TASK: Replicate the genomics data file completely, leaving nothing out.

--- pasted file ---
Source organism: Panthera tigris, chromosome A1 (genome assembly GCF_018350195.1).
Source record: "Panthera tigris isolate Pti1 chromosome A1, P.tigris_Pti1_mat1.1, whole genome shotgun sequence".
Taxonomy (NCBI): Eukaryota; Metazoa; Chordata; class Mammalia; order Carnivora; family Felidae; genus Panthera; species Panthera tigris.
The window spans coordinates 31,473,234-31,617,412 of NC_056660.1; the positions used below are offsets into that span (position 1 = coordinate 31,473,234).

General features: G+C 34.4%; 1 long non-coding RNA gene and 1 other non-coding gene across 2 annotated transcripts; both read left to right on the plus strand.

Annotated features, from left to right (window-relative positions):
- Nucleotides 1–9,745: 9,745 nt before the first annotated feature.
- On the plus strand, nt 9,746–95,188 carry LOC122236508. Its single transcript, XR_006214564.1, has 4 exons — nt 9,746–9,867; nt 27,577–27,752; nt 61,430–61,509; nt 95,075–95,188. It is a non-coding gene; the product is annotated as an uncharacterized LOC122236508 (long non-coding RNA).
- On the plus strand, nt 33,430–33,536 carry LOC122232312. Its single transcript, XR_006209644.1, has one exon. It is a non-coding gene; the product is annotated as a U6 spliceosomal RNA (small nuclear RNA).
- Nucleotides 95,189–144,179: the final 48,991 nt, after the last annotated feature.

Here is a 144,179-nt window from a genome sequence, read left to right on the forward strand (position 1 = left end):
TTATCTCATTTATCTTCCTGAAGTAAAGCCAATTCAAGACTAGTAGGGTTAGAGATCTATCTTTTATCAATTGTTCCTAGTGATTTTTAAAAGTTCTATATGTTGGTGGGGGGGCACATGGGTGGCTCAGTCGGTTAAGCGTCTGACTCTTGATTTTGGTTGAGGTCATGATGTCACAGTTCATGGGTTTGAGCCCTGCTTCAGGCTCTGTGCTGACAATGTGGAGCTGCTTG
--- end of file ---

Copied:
Source organism: Panthera tigris, chromosome A1 (genome assembly GCF_018350195.1).
Source record: "Panthera tigris isolate Pti1 chromosome A1, P.tigris_Pti1_mat1.1, whole genome shotgun sequence".
Taxonomy (NCBI): Eukaryota; Metazoa; Chordata; class Mammalia; order Carnivora; family Felidae; genus Panthera; species Panthera tigris.
The window spans coordinates 31,473,234-31,617,412 of NC_056660.1; the positions used below are offsets into that span (position 1 = coordinate 31,473,234).

General features: G+C 34.4%; 1 long non-coding RNA gene and 1 other non-coding gene across 2 annotated transcripts; both read left to right on the plus strand.

Annotated features, from left to right (window-relative positions):
- Nucleotides 1–9,745: 9,745 nt before the first annotated feature.
- On the plus strand, nt 9,746–95,188 carry LOC122236508. Its single transcript, XR_006214564.1, has 4 exons — nt 9,746–9,867; nt 27,577–27,752; nt 61,430–61,509; nt 95,075–95,188. It is a non-coding gene; the product is annotated as an uncharacterized LOC122236508 (long non-coding RNA).
- On the plus strand, nt 33,430–33,536 carry LOC122232312. Its single transcript, XR_006209644.1, has one exon. It is a non-coding gene; the product is annotated as a U6 spliceosomal RNA (small nuclear RNA).
- Nucleotides 95,189–144,179: the final 48,991 nt, after the last annotated feature.

Here is a 144,179-nt window from a genome sequence, read left to right on the forward strand (position 1 = left end):
TTATCTCATTTATCTTCCTGAAGTAAAGCCAATTCAAGACTAGTAGGGTTAGAGATCTATCTTTTATCAATTGTTCCTAGTGATTTTTAAAAGTTCTATATGTTGGTGGGGGGGCACATGGGTGGCTCAGTCGGTTAAGCGTCTGACTCTTGATTTTGGTTGAGGTCATGATGTCACAGTTCATGGGTTTGAGCCCTGCTTCAGGCTCTGTGCTGACAATGTGGAGCTGCTTG